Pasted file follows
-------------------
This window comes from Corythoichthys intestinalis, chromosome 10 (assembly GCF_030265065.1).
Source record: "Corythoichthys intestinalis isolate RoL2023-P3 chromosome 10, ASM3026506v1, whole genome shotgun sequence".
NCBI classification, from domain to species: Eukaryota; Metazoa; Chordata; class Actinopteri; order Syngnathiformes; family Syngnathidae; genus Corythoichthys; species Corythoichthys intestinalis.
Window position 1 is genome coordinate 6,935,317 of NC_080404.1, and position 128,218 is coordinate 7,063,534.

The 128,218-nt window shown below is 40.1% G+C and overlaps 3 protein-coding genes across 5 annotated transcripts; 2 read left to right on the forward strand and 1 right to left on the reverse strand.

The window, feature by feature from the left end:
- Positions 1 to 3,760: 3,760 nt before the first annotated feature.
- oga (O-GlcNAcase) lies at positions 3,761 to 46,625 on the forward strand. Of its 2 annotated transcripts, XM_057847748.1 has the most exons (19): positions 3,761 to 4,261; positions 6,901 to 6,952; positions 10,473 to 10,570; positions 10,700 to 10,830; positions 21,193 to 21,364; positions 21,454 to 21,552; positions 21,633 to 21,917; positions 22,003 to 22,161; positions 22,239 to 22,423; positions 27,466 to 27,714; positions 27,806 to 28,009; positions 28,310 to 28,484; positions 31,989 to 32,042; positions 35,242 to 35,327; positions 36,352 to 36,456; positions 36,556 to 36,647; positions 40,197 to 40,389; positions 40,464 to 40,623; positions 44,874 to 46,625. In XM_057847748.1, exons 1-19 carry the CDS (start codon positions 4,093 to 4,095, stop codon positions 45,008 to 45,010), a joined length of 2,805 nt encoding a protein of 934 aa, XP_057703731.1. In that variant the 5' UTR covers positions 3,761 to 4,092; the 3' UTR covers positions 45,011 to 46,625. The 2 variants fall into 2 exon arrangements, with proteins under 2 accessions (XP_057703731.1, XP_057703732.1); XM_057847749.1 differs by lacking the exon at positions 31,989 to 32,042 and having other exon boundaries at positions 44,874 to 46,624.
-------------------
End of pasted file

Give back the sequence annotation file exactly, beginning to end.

This window comes from Corythoichthys intestinalis, chromosome 10 (assembly GCF_030265065.1).
Source record: "Corythoichthys intestinalis isolate RoL2023-P3 chromosome 10, ASM3026506v1, whole genome shotgun sequence".
NCBI classification, from domain to species: Eukaryota; Metazoa; Chordata; class Actinopteri; order Syngnathiformes; family Syngnathidae; genus Corythoichthys; species Corythoichthys intestinalis.
Window position 1 is genome coordinate 6,935,317 of NC_080404.1, and position 128,218 is coordinate 7,063,534.

The 128,218-nt window shown below is 40.1% G+C and overlaps 3 protein-coding genes across 5 annotated transcripts; 2 read left to right on the forward strand and 1 right to left on the reverse strand.

The window, feature by feature from the left end:
- Positions 1 to 3,760: 3,760 nt before the first annotated feature.
- oga (O-GlcNAcase) lies at positions 3,761 to 46,625 on the forward strand. Of its 2 annotated transcripts, XM_057847748.1 has the most exons (19): positions 3,761 to 4,261; positions 6,901 to 6,952; positions 10,473 to 10,570; positions 10,700 to 10,830; positions 21,193 to 21,364; positions 21,454 to 21,552; positions 21,633 to 21,917; positions 22,003 to 22,161; positions 22,239 to 22,423; positions 27,466 to 27,714; positions 27,806 to 28,009; positions 28,310 to 28,484; positions 31,989 to 32,042; positions 35,242 to 35,327; positions 36,352 to 36,456; positions 36,556 to 36,647; positions 40,197 to 40,389; positions 40,464 to 40,623; positions 44,874 to 46,625. In XM_057847748.1, exons 1-19 carry the CDS (start codon positions 4,093 to 4,095, stop codon positions 45,008 to 45,010), a joined length of 2,805 nt encoding a protein of 934 aa, XP_057703731.1. In that variant the 5' UTR covers positions 3,761 to 4,092; the 3' UTR covers positions 45,011 to 46,625. The 2 variants fall into 2 exon arrangements, with proteins under 2 accessions (XP_057703731.1, XP_057703732.1); XM_057847749.1 differs by lacking the exon at positions 31,989 to 32,042 and having other exon boundaries at positions 44,874 to 46,624.